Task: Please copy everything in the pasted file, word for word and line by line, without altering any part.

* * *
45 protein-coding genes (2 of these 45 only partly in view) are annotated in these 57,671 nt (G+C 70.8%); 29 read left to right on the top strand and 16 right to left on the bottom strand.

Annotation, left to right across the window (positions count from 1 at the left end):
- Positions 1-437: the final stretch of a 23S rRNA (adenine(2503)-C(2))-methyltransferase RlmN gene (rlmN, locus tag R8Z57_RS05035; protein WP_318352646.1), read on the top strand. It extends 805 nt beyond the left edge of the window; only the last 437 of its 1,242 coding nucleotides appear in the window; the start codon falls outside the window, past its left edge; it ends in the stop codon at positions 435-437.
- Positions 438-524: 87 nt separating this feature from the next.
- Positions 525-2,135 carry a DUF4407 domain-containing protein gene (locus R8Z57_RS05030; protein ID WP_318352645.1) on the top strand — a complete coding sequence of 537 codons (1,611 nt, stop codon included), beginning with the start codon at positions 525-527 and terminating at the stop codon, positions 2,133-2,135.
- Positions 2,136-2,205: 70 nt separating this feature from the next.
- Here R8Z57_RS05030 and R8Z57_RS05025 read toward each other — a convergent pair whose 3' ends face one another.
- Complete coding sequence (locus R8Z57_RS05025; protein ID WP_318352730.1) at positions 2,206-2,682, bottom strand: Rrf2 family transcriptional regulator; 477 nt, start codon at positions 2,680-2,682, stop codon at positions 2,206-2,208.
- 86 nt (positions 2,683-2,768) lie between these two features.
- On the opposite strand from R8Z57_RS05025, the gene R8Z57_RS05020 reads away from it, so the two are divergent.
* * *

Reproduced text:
45 protein-coding genes (2 of these 45 only partly in view) are annotated in these 57,671 nt (G+C 70.8%); 29 read left to right on the top strand and 16 right to left on the bottom strand.

Annotation, left to right across the window (positions count from 1 at the left end):
- Positions 1-437: the final stretch of a 23S rRNA (adenine(2503)-C(2))-methyltransferase RlmN gene (rlmN, locus tag R8Z57_RS05035; protein WP_318352646.1), read on the top strand. It extends 805 nt beyond the left edge of the window; only the last 437 of its 1,242 coding nucleotides appear in the window; the start codon falls outside the window, past its left edge; it ends in the stop codon at positions 435-437.
- Positions 438-524: 87 nt separating this feature from the next.
- Positions 525-2,135 carry a DUF4407 domain-containing protein gene (locus R8Z57_RS05030; protein ID WP_318352645.1) on the top strand — a complete coding sequence of 537 codons (1,611 nt, stop codon included), beginning with the start codon at positions 525-527 and terminating at the stop codon, positions 2,133-2,135.
- Positions 2,136-2,205: 70 nt separating this feature from the next.
- Here R8Z57_RS05030 and R8Z57_RS05025 read toward each other — a convergent pair whose 3' ends face one another.
- Complete coding sequence (locus R8Z57_RS05025; protein ID WP_318352730.1) at positions 2,206-2,682, bottom strand: Rrf2 family transcriptional regulator; 477 nt, start codon at positions 2,680-2,682, stop codon at positions 2,206-2,208.
- 86 nt (positions 2,683-2,768) lie between these two features.
- On the opposite strand from R8Z57_RS05025, the gene R8Z57_RS05020 reads away from it, so the two are divergent.